Investor Insight head John Mauldin says "buy and hold" investing was "basically foisted on investors by an industry that wanted to keep assets under management."
"So, if you're a long-only manager and that's your hammer, then all the world looks like a nail" Mauldin tells The Financial Times.
"If you're a fund manager, you're not going to stand up and say: 'You know, I don't think it's a good time to invest in my fund. I think we'll just shut it down.' You'd be fired!"
In fact, investors should disabuse themselves that buying equities at all is investing, Mauldin says.
“It’s a different form of gambling. And you’re gambling on rising productivity, you’re gambling on rising price-to-earnings ratios, you’re gambling on all sorts of things.”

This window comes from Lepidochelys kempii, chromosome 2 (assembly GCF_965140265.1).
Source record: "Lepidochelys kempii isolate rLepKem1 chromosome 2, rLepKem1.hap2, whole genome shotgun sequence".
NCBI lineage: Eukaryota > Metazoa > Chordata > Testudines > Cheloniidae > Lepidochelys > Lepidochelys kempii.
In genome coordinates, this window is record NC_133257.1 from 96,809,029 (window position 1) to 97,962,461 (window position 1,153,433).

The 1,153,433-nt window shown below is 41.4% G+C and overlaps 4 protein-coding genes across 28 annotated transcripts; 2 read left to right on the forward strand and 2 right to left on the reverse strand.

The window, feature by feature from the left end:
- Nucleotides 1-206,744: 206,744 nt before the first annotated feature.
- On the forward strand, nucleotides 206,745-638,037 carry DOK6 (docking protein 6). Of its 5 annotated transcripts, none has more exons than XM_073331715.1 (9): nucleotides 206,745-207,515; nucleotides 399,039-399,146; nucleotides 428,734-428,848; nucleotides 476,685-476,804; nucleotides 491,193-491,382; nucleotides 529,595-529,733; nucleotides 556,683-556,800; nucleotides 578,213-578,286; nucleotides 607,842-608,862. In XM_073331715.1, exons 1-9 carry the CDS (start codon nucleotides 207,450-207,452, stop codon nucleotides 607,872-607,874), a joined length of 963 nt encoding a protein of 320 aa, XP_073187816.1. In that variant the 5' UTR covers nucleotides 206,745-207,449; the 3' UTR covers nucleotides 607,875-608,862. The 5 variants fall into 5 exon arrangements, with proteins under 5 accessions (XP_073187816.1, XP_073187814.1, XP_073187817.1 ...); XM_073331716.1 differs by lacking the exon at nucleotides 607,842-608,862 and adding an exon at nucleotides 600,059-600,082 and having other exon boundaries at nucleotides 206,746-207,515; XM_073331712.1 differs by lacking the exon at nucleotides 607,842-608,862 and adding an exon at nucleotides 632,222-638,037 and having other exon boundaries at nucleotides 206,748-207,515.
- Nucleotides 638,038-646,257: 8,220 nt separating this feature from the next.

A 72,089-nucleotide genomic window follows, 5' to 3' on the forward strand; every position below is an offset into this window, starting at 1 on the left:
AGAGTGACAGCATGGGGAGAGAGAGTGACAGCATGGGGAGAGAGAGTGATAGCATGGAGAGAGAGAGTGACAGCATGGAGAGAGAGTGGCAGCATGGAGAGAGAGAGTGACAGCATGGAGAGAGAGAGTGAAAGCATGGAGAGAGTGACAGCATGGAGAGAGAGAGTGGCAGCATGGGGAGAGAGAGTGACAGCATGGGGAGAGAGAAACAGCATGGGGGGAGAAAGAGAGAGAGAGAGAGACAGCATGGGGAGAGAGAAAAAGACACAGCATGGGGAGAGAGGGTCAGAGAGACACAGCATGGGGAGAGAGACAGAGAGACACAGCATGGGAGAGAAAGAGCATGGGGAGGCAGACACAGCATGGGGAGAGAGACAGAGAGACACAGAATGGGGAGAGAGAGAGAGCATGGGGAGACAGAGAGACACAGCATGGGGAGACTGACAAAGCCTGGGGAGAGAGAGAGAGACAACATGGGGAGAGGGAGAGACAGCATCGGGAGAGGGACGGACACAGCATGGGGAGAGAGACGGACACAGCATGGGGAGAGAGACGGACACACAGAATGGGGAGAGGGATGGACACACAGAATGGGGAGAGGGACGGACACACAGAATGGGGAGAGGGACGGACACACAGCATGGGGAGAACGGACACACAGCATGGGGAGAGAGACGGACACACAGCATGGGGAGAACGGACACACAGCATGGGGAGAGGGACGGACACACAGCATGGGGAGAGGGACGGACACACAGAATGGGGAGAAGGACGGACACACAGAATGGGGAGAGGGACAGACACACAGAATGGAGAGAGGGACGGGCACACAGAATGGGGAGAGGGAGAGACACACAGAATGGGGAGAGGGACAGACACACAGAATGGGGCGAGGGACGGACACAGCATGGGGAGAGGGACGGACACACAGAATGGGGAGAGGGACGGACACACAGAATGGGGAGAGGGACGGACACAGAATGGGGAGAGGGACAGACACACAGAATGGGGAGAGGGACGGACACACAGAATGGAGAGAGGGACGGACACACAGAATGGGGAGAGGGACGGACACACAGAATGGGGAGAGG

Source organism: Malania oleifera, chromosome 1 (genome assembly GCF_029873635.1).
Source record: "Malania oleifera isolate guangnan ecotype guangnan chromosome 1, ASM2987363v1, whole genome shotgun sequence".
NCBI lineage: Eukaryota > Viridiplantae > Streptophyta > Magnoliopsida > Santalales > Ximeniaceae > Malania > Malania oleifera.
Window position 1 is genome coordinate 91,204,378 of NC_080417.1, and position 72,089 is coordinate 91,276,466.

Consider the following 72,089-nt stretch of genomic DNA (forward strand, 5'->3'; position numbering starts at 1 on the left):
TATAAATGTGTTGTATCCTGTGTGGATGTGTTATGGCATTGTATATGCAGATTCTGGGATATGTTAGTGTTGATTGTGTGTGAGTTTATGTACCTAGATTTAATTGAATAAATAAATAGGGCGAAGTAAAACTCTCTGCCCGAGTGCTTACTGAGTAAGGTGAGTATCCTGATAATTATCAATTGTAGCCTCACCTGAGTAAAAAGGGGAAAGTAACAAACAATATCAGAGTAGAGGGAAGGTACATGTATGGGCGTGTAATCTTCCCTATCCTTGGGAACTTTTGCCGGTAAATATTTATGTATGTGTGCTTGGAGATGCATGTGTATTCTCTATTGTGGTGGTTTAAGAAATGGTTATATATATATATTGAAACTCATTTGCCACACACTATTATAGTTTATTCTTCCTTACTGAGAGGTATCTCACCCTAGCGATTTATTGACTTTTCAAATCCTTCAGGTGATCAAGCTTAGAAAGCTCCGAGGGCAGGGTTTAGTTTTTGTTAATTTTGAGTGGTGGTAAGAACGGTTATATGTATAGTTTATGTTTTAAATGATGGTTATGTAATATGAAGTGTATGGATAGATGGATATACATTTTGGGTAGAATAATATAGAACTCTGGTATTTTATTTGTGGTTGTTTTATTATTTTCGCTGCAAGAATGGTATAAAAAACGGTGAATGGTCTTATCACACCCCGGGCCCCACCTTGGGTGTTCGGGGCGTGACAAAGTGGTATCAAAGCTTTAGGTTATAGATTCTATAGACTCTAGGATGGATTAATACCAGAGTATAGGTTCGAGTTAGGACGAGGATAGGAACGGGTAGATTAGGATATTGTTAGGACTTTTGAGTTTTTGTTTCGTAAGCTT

Mauldin says there will be some excellent commercial real estate investing opportunities in the U.S. and probably in the U.K. and parts of Europe, in a few years “as the commercial real estate debacle just craters.”
“You’re going to be able to pick up very, very good properties that cash-flow from day one,” he prophesies.
Buy-and-hold stock investing works fine if you have a long enough time horizon, says David Blain, chief investment officer of D.L. Blain & Co.
But in a secular bear market — which many forecasters believe is what we've got now — a buy-and-hold approach can be disastrous.
"Letting someone's portfolio decline 50 percent isn't prudent management," Blain notes.
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